Alan Hunter is nothing if not candid when it comes to the future of the pulse industry.
"It's true," he says, "that some growers are disenchanted with crops like chickpeas, field peas, faba beans and lupins at the moment. And that's why we have to do something quickly about yields and diseases.
"We have to ask ourselves why has Canada been able to double its pulse yields so that they now average about 90 per cent of wheat yields, and why ours are only about 60 per cent. We should also be asking why the per capita consumption of pulses in Canada has gone from 1.5 kg to 9.5 kg in the past 10 years but is less than 1 kg in Australia."
Mr Hunter is chairman of Pulse Australia, a corporate conglomerate of pulse industry interests including growers, processors, marketers and researchers, with headquarters in Sydney.
The company was formed following a GRDC-funded study of the pulse industry by the Grains Council of Australia. In urging the formation of Pulse Australia, the study revealed an industry characterised by "lack of coordination and planning"... "lack of market development processes"... "major limiting factors including yield, quality of varieties, level of crop support and grower management skills".
It noted that, while production since the 1980s had increased 10-fold to two million tonnes annually, there was "an enormous potential market based around consumers seeking healthy and cost-effective products".
Market prospects bright
Alan Hunter, too, believes pulse marketing prospects are bright both locally and especially to countries such as India. He grows chickpeas, pigeon peas and mung beans on his Moree farm along with cereals, sorghum and cotton, but he also recognises that reforms are needed in the pulse industry — and quickly.
"Farmers need confidence in these crops before they will invest their land to them," he said. "Bulk handlers, chemical manufacturers and distributors, marketers and seed companies all need to know the industry is well supported and confident before committing any significant amounts of time or money."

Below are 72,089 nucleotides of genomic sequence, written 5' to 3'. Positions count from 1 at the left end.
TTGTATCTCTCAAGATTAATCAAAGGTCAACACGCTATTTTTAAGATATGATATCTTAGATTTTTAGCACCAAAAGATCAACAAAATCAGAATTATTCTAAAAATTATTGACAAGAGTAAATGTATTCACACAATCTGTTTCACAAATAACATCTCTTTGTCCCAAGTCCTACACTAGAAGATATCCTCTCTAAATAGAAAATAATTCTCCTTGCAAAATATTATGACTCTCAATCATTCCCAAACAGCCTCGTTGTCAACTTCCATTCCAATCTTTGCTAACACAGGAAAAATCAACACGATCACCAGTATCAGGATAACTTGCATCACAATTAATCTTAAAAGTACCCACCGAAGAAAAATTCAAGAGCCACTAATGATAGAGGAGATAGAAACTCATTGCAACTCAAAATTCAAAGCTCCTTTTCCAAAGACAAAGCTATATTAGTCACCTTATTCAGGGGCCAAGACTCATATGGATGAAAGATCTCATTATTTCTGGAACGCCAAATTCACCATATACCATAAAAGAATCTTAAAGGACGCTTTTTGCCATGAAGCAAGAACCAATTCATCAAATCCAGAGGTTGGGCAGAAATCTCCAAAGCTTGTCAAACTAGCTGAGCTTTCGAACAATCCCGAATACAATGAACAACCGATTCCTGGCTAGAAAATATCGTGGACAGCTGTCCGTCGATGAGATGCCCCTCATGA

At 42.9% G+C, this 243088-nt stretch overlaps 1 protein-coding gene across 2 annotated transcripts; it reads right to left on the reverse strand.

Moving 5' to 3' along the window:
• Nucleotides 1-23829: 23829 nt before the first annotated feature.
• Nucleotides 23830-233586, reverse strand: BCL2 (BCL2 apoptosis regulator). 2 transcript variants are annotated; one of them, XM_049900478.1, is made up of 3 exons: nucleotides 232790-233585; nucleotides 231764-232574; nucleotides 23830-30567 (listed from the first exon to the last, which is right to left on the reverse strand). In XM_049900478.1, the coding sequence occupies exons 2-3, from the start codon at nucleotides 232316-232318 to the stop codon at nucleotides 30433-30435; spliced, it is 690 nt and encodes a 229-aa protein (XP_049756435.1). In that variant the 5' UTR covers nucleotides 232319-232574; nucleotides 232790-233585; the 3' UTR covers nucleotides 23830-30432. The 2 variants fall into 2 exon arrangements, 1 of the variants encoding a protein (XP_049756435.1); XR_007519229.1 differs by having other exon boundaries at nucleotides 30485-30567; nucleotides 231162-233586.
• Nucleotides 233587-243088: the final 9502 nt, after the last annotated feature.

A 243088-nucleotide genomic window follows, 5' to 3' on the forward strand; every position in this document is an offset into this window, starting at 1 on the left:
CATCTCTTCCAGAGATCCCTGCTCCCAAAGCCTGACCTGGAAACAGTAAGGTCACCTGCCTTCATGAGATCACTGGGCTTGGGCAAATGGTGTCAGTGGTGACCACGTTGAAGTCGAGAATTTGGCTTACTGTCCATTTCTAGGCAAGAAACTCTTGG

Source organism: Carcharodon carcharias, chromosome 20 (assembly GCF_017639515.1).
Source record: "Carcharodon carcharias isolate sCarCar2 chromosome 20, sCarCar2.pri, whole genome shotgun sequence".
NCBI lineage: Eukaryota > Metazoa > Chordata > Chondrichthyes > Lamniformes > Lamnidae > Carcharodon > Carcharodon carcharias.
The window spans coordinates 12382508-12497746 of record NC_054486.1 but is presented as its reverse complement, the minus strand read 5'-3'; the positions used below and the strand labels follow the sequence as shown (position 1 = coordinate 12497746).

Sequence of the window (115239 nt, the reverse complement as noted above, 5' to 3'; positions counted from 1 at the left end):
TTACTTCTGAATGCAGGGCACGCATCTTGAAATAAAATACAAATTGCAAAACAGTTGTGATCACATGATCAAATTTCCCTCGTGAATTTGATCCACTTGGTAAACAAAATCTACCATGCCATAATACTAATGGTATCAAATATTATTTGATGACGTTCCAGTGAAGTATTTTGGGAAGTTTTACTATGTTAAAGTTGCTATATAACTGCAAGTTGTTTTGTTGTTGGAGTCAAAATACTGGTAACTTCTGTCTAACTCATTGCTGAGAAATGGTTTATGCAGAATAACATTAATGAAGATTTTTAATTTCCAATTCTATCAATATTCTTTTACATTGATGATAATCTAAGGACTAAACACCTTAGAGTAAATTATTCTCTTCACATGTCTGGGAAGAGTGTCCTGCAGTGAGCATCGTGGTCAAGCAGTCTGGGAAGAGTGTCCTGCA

He and his fellow directors see Pulse Australia, which began operations about nine months ago, as helping to provide the confidence.
Pulse Australia has identified three prime targets:
- to improve varieties and their disease resistance while helping farmers with growing techniques;
- making storage and handling facilities more 'pulse friendly' and increasing space for segregation;
- improving marketing opportunities and penetration by pursuing quality assurance and certification procedures.
Mr Hunter said a quality management system, complementary to the wider grains industry, was being designed and should be completed by the end of 1996'.
"We are also organising a food industry conference in Victoria in July to encourage the food industry to include more pulses in their processed food; we are investigating the effects of plant breeders' rights on the willingness of companies to release privately-owned overseas varieties; and we are researching ways to speed up national plant breeding efforts," he said.
Who runs pulse Australia
Chairman, Mr Alan Hunter
Grains Council of Australia, Mr Mervyn McDougall
Australian Wheat Board, Mr Chris Ayres
GRDC, Professor John Lovett
Australian Grain Marketing Federation, Mr Trevor Day
National Agricultural Commodities Marketing Association, Mr David Moore
Special qualifications and deputy chairman, Mr Alan Winney
Executive officer, Mr Stephen Ware (02) 247 2033 Pulse Australia, Level 11, 60 Pitt St, Sydney, NSW.